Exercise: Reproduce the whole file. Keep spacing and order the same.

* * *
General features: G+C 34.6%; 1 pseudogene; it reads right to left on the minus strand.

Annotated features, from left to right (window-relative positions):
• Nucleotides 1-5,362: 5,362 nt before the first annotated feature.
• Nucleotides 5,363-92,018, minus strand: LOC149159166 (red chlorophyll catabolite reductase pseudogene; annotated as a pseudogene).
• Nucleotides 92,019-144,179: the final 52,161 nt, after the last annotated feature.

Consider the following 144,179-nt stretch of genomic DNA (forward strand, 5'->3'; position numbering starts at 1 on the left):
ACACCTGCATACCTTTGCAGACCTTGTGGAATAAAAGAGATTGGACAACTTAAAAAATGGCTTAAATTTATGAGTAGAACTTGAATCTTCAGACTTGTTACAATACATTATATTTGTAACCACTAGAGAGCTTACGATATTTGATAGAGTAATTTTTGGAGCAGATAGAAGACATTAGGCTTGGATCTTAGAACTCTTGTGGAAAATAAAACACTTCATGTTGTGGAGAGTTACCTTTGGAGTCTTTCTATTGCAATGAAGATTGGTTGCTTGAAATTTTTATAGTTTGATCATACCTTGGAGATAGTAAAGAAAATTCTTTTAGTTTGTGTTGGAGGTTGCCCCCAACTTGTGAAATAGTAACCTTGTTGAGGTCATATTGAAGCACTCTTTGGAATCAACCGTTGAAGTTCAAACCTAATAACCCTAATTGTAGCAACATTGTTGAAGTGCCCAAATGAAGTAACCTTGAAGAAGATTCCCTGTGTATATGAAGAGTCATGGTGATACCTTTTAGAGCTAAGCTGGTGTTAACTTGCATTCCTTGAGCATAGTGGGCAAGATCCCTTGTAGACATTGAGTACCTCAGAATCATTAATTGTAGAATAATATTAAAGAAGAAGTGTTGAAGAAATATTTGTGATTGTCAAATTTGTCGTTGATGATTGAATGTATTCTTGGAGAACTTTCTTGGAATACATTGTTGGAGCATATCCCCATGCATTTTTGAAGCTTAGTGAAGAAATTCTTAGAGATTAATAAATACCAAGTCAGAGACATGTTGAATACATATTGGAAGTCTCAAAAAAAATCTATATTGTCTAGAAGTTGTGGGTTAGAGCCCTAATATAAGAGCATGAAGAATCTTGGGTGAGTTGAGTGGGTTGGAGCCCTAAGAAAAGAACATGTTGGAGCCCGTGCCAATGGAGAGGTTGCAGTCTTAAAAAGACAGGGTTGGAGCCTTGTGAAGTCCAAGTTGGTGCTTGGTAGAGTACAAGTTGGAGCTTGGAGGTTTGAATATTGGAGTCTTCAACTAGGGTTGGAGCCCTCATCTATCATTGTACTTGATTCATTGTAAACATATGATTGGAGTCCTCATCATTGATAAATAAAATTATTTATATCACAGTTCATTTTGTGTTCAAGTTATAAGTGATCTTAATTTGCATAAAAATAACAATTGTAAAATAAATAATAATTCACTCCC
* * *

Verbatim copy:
General features: G+C 34.6%; 1 pseudogene; it reads right to left on the minus strand.

Annotated features, from left to right (window-relative positions):
• Nucleotides 1-5,362: 5,362 nt before the first annotated feature.
• Nucleotides 5,363-92,018, minus strand: LOC149159166 (red chlorophyll catabolite reductase pseudogene; annotated as a pseudogene).
• Nucleotides 92,019-144,179: the final 52,161 nt, after the last annotated feature.

Consider the following 144,179-nt stretch of genomic DNA (forward strand, 5'->3'; position numbering starts at 1 on the left):
ACACCTGCATACCTTTGCAGACCTTGTGGAATAAAAGAGATTGGACAACTTAAAAAATGGCTTAAATTTATGAGTAGAACTTGAATCTTCAGACTTGTTACAATACATTATATTTGTAACCACTAGAGAGCTTACGATATTTGATAGAGTAATTTTTGGAGCAGATAGAAGACATTAGGCTTGGATCTTAGAACTCTTGTGGAAAATAAAACACTTCATGTTGTGGAGAGTTACCTTTGGAGTCTTTCTATTGCAATGAAGATTGGTTGCTTGAAATTTTTATAGTTTGATCATACCTTGGAGATAGTAAAGAAAATTCTTTTAGTTTGTGTTGGAGGTTGCCCCCAACTTGTGAAATAGTAACCTTGTTGAGGTCATATTGAAGCACTCTTTGGAATCAACCGTTGAAGTTCAAACCTAATAACCCTAATTGTAGCAACATTGTTGAAGTGCCCAAATGAAGTAACCTTGAAGAAGATTCCCTGTGTATATGAAGAGTCATGGTGATACCTTTTAGAGCTAAGCTGGTGTTAACTTGCATTCCTTGAGCATAGTGGGCAAGATCCCTTGTAGACATTGAGTACCTCAGAATCATTAATTGTAGAATAATATTAAAGAAGAAGTGTTGAAGAAATATTTGTGATTGTCAAATTTGTCGTTGATGATTGAATGTATTCTTGGAGAACTTTCTTGGAATACATTGTTGGAGCATATCCCCATGCATTTTTGAAGCTTAGTGAAGAAATTCTTAGAGATTAATAAATACCAAGTCAGAGACATGTTGAATACATATTGGAAGTCTCAAAAAAAATCTATATTGTCTAGAAGTTGTGGGTTAGAGCCCTAATATAAGAGCATGAAGAATCTTGGGTGAGTTGAGTGGGTTGGAGCCCTAAGAAAAGAACATGTTGGAGCCCGTGCCAATGGAGAGGTTGCAGTCTTAAAAAGACAGGGTTGGAGCCTTGTGAAGTCCAAGTTGGTGCTTGGTAGAGTACAAGTTGGAGCTTGGAGGTTTGAATATTGGAGTCTTCAACTAGGGTTGGAGCCCTCATCTATCATTGTACTTGATTCATTGTAAACATATGATTGGAGTCCTCATCATTGATAAATAAAATTATTTATATCACAGTTCATTTTGTGTTCAAGTTATAAGTGATCTTAATTTGCATAAAAATAACAATTGTAAAATAAATAATAATTCACTCCC